Socio-cultural rigidities regarding the shape and size of a woman’s body have not only created an urgency to refashion themselves according to a range of set standards but also generated an infiltrating sense of body dissatisfaction and poor self-esteem leading to eating disorders. Interestingly, through an adept utilisation of the formal strengths of the medium of comics, many graphic medical anorexia narratives offer insightful elucidations on the question of how the female body is not merely a biological construction, but a biocultural construction too. In this context, by drawing theoretical postulates from Susan Bordo, David Morris and other theoreticians of varying importance, and by close reading Lesley Fairfield’s Tyranny and Katie Green’s Lighter than My Shadow, this article considers anorexia as the bodily manifestation of a cultural malady by analysing how cultural attitudes regarding body can be potential triggers of eating disorders in girls. Furthermore, this article also investigates why comics is the appropriate medium to provide a nuanced representation of the corporeal complications and socio-cultural intricacies of anorexia.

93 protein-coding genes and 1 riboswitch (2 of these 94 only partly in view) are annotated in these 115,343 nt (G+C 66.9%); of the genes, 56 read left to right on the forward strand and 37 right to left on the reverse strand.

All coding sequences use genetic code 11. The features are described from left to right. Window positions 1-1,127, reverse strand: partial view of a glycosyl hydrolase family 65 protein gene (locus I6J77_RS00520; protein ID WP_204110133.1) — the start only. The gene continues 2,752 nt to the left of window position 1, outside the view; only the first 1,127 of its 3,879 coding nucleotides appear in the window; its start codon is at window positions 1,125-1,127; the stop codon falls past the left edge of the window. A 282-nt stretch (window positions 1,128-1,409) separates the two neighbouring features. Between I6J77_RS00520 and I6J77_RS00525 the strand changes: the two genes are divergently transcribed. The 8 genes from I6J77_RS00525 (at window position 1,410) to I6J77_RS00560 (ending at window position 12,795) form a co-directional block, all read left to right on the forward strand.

Judy Z Segal
The contemporary health subject, often described as a new, empowered patient, is not simply a character in a story of progress toward knowledge and power, away from credulity and passivity. Before the 20th century, and the assertion of a medical system that became frankly paternalistic, laypeople adjudicated on many matters of illness and its treatments. That is, 18th- and 19th-century health subjects were empowered too, and studying them, especially as consumers of health products, helps us develop a more nuanced account of our current medico-commercial selves. Comparing historical advertisements for “patent medicines” and contemporary direct-to-consumer ads for prescription pharmaceuticals, this essay contributes to such an account. It identifies strategies that drug marketers have deployed over centuries to persuade consumers to buy their products, and it tracks a rhetoric of interpellation in advertisements that not only address but also constitute health subjects. The goal of the analysis is to increase alertness to our own susceptibilities to pharmaceutical ads and adjacent rhetorics of health and illness.
Ruth Bailey, Karen Lowton, Sasha Scambler